41. You aren’t a slut. You are a woman who did what you needed to do to save your soul from the darkness of abuse. You aren’t a serial cheater, you aren’t trying to manipulate or take advantage of the abuser while you sleep around. The only forgiveness needed is from yourself. (And yes, I would say this to a man, too.) I didn’t feel sorry for my affair for years, so I didn’t ask forgiveness from God until 7 years after the fact. When I did finally seek it, I heard a voice saying, “You’ve been forgiven since it happened. You only needed to accept forgiveness to feel it.”

    Anyway, you don’t have to tell your abuser anything. You don’t owe him even one peek into your private life. You can choose to continue lying to him or say, “That’s not your business,” or “I don’t talk about my private life with anyone anymore.” Or something like that. Say what makes you feel empowered.

    Alternatively, cut off all communication that has nothing to do with the children. Every time you open yourself up to him, he files the information away to use against you later. Or gets aggressive immediately, as you fear. So stop giving him ammunition. Speak only of things concerning the welfare of your children.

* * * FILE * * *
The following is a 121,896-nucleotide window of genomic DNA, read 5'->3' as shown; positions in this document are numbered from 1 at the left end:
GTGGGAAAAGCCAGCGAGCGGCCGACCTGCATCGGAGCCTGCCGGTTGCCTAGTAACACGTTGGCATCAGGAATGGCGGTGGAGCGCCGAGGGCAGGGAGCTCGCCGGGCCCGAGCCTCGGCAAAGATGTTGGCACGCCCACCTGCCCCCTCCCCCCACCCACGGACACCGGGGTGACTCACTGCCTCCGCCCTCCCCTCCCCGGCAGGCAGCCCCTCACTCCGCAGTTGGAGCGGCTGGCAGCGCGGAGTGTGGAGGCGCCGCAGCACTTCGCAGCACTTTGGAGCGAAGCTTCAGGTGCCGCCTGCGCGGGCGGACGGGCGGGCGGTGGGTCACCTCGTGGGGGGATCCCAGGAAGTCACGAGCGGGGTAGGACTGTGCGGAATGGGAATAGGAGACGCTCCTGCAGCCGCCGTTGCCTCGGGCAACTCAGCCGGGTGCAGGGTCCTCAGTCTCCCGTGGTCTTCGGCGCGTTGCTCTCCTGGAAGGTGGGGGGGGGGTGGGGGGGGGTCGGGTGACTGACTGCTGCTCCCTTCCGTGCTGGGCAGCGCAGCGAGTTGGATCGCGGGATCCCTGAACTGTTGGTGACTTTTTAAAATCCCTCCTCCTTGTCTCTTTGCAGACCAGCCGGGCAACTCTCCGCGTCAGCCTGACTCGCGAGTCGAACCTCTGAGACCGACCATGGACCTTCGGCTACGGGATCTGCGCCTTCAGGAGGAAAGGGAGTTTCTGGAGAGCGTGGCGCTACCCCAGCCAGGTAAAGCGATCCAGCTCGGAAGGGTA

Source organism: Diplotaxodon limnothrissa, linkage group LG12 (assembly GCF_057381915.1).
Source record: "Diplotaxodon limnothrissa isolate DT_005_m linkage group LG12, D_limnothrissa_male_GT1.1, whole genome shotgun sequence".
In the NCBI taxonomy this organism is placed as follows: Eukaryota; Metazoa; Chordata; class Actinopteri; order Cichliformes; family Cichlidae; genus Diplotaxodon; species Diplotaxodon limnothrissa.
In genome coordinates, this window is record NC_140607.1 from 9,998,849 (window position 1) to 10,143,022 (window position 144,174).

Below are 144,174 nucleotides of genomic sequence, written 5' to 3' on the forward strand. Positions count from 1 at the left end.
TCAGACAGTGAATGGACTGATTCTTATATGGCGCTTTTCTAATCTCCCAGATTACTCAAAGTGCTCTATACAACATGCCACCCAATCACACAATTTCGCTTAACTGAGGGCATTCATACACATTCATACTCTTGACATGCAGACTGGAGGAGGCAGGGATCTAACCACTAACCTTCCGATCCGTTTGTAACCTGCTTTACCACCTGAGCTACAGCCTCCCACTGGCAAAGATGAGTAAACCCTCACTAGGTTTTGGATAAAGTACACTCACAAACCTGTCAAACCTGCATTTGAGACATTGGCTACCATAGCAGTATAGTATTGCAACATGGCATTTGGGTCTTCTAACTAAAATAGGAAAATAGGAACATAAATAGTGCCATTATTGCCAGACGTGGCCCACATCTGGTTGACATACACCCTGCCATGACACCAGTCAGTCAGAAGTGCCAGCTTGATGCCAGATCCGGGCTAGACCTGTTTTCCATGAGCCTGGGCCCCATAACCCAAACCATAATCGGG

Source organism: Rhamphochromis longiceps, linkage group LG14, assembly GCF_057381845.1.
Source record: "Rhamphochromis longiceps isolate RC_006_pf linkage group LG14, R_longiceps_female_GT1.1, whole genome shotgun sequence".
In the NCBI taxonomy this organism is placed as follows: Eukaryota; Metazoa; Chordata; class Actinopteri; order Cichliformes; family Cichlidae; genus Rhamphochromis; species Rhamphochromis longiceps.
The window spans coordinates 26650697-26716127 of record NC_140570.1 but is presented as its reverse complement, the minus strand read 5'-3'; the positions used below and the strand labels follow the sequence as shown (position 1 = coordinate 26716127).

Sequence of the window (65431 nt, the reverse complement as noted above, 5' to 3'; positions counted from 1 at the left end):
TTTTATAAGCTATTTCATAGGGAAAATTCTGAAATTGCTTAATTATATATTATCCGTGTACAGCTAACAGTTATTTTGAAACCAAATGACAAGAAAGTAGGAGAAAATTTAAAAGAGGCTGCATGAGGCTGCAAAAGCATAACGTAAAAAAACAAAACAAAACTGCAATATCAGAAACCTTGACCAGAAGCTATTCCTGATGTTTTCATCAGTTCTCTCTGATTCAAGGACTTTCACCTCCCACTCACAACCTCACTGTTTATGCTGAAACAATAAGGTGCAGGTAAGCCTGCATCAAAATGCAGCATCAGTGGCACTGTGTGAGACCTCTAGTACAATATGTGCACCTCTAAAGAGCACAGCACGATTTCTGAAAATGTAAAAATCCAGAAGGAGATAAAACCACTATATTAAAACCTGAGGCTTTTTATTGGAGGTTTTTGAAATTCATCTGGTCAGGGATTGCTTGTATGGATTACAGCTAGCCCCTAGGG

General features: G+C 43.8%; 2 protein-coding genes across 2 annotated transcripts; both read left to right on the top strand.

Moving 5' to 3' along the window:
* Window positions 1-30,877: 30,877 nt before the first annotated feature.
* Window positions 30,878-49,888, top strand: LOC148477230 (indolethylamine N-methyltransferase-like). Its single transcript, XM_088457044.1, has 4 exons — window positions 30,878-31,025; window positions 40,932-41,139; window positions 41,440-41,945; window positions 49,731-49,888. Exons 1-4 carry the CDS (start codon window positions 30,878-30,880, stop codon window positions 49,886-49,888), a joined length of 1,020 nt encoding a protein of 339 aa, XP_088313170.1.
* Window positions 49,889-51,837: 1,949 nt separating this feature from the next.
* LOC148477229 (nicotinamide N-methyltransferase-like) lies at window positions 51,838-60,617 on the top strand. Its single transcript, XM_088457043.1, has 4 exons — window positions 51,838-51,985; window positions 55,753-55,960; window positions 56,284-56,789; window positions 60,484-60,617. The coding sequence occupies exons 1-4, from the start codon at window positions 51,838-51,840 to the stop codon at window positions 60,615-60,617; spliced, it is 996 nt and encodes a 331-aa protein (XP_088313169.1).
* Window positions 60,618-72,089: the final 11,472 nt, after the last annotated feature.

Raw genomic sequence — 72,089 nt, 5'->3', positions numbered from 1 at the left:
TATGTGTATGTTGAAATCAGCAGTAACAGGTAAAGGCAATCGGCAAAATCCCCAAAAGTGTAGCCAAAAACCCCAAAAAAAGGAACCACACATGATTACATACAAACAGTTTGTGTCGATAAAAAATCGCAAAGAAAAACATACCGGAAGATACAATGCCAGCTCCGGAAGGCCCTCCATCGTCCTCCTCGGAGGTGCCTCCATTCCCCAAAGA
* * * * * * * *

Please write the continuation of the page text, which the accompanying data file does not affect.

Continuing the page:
42. Tonya says:

    I have been married to a verbal abuser for 23 years. It never ends. My 2 sons have experienced it. There is a pattern. A few good days, then weeks of bad days, silent treatment because I have done something wrong. Now on last day of vacation, that he has made horrible for me. Because I have done the wrong thing. Stupid stuff, like going to the pool with the room key accidentally. Or not hearing my phone that he needed something, & I did not see the text. I feel sad I have endured this hell so long now. I hate that my boys have dealt with it. How can I get out?! I am now 62 years old?!

  43. Susan says: